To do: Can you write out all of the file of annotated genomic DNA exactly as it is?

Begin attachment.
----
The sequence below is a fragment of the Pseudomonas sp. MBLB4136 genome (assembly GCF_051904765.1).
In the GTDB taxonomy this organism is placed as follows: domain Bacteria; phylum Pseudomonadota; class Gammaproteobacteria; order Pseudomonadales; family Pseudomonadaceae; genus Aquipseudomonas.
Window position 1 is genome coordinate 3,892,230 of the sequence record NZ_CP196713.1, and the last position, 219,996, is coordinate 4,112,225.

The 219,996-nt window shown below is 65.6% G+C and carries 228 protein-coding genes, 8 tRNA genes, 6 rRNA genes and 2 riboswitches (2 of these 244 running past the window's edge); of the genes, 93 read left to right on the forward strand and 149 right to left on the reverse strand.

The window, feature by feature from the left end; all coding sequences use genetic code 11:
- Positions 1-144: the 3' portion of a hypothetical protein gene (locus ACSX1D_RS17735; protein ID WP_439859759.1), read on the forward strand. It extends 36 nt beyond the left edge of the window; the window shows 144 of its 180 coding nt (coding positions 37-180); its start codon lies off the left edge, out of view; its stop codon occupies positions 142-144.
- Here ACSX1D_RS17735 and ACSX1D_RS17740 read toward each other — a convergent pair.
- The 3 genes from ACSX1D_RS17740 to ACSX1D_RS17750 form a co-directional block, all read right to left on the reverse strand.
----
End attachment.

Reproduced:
The sequence below is a fragment of the Pseudomonas sp. MBLB4136 genome (assembly GCF_051904765.1).
In the GTDB taxonomy this organism is placed as follows: domain Bacteria; phylum Pseudomonadota; class Gammaproteobacteria; order Pseudomonadales; family Pseudomonadaceae; genus Aquipseudomonas.
Window position 1 is genome coordinate 3,892,230 of the sequence record NZ_CP196713.1, and the last position, 219,996, is coordinate 4,112,225.

The 219,996-nt window shown below is 65.6% G+C and carries 228 protein-coding genes, 8 tRNA genes, 6 rRNA genes and 2 riboswitches (2 of these 244 running past the window's edge); of the genes, 93 read left to right on the forward strand and 149 right to left on the reverse strand.

The window, feature by feature from the left end; all coding sequences use genetic code 11:
- Positions 1-144: the 3' portion of a hypothetical protein gene (locus ACSX1D_RS17735; protein ID WP_439859759.1), read on the forward strand. It extends 36 nt beyond the left edge of the window; the window shows 144 of its 180 coding nt (coding positions 37-180); its start codon lies off the left edge, out of view; its stop codon occupies positions 142-144.
- Here ACSX1D_RS17735 and ACSX1D_RS17740 read toward each other — a convergent pair.
- The 3 genes from ACSX1D_RS17740 to ACSX1D_RS17750 form a co-directional block, all read right to left on the reverse strand.